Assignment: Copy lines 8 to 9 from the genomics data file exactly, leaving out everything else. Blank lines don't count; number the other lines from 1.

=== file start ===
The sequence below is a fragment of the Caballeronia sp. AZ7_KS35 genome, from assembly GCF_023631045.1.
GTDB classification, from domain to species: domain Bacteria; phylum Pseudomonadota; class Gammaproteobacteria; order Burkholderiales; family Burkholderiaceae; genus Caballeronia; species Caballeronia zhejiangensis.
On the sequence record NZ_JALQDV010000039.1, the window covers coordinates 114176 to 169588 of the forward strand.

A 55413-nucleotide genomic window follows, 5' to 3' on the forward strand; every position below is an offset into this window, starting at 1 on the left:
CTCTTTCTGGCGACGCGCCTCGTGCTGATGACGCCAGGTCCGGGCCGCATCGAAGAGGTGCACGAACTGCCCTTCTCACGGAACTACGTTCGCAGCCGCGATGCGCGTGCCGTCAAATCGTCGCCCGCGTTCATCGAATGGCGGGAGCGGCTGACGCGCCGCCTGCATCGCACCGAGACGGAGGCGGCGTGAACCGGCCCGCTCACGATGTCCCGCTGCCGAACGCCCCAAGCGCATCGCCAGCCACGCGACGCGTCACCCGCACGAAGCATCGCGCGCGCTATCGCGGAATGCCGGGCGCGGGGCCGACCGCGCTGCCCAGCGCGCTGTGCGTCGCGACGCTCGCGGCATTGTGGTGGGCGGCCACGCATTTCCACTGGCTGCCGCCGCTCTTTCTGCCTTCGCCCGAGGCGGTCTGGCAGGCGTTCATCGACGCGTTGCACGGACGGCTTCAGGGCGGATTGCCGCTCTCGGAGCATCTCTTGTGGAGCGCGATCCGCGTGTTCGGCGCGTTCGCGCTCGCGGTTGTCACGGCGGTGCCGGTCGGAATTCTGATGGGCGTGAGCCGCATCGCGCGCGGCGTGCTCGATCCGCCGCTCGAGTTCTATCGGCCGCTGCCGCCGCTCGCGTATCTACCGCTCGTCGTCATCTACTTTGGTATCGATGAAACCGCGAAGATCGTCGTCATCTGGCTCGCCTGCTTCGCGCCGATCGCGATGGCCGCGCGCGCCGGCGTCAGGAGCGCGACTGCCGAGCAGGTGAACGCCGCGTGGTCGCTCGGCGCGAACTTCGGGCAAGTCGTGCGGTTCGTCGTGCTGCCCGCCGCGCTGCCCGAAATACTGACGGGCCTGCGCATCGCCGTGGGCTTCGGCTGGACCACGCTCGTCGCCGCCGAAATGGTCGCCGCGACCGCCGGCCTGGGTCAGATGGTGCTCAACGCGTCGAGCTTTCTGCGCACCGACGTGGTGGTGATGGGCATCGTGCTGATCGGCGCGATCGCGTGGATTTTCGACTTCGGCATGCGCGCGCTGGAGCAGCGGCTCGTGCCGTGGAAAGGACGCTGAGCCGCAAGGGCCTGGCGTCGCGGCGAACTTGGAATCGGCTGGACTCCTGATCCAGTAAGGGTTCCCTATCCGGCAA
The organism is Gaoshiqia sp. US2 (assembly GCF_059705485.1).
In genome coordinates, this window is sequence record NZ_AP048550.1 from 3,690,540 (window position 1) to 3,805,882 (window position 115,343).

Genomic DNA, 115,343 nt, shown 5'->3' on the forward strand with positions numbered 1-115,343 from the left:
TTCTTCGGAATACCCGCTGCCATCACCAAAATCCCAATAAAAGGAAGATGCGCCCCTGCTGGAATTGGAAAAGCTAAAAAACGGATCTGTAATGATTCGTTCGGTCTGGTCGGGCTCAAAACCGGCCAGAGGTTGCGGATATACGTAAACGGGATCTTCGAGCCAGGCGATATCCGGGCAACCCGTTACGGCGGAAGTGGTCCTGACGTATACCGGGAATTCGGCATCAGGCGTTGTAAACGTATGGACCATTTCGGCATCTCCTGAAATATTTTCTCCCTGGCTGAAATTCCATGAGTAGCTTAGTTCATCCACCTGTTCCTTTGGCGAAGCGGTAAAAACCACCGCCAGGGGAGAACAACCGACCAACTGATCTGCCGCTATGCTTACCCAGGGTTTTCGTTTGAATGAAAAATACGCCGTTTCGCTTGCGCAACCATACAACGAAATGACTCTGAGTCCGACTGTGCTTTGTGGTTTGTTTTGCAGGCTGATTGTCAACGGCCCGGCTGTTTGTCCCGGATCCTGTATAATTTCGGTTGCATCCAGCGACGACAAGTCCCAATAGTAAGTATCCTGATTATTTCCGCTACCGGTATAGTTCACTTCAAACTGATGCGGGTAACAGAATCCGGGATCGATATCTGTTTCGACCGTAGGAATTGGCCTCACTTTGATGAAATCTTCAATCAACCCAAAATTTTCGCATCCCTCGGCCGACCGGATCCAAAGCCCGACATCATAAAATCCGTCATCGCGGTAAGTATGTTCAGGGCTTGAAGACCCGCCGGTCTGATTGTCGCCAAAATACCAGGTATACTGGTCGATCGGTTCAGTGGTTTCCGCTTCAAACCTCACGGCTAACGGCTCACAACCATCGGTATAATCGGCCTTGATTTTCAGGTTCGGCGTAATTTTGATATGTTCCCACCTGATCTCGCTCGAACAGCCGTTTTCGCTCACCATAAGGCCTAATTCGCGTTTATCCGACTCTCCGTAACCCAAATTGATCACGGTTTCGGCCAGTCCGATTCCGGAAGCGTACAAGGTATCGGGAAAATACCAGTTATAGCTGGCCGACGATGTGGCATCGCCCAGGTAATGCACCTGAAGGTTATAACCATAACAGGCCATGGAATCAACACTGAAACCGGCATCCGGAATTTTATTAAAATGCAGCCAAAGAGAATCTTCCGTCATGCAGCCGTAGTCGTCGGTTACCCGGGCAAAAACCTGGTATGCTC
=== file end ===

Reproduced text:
Genomic DNA, 115,343 nt, shown 5'->3' on the forward strand with positions numbered 1-115,343 from the left:
TTCTTCGGAATACCCGCTGCCATCACCAAAATCCCAATAAAAGGAAGATGCGCCCCTGCTGGAATTGGAAAAGCTAAAAAACGGATCTGTAATGATTCGTTCGGTCTGGTCGGGCTCAAAACCGGCCAGAGGTTGCGGATATACGTAAACGGGATCTTCGAGCCAGGCGATATCCGGGCAACCCGTTACGGCGGAAGTGGTCCTGACGTATACCGGGAATTCGGCATCAGGCGTTGTAAACGTATGGACCATTTCGGCATCTCCTGAAATATTTTCTCCCTGGCTGAAATTCCATGAGTAGCTTAGTTCATCCACCTGTTCCTTTGGCGAAGCGGTAAAAACCACCGCCAGGGGAGAACAACCGACCAACTGATCTGCCGCTATGCTTACCCAGGGTTTTCGTTTGAATGAAAAATACGCCGTTTCGCTTGCGCAACCATACAACGAAATGACTCTGAGTCCGACTGTGCTTTGTGGTTTGTTTTGCAGGCTGATTGTCAACGGCCCGGCTGTTTGTCCCGGATCCTGTATAATTTCGGTTGCATCCAGCGACGACAAGTCCCAATAGTAAGTATCCTGATTATTTCCGCTACCGGTATAGTTCACTTCAAACTGATGCGGGTAACAGAATCCGGGATCGATATCTGTTTCGACCGTAGGAATTGGCCTCACTTTGATGAAATCTTCAATCAACCCAAAATTTTCGCATCCCTCGGCCGACCGGATCCAAAGCCCGACATCATAAAATCCGTCATCGCGGTAAGTATGTTCAGGGCTTGAAGACCCGCCGGTCTGATTGTCGCCAAAATACCAGGTATACTGGTCGATCGGTTCAGTGGTTTCCGCTTCAAACCTCACGGCTAACGGCTCACAACCATCGGTATAATCGGCCTTGATTTTCAGGTTCGGCGTAATTTTGATATGTTCCCACCTGATCTCGCTCGAACAGCCGTTTTCGCTCACCATAAGGCCTAATTCGCGTTTATCCGACTCTCCGTAACCCAAATTGATCACGGTTTCGGCCAGTCCGATTCCGGAAGCGTACAAGGTATCGGGAAAATACCAGTTATAGCTGGCCGACGATGTGGCATCGCCCAGGTAATGCACCTGAAGGTTATAACCATAACAGGCCATGGAATCAACACTGAAACCGGCATCCGGAATTTTATTAAAATGCAGCCAAAGAGAATCTTCCGTCATGCAGCCGTAGTCGTCGGTTACCCGGGCAAAAACCTGGTATGCTC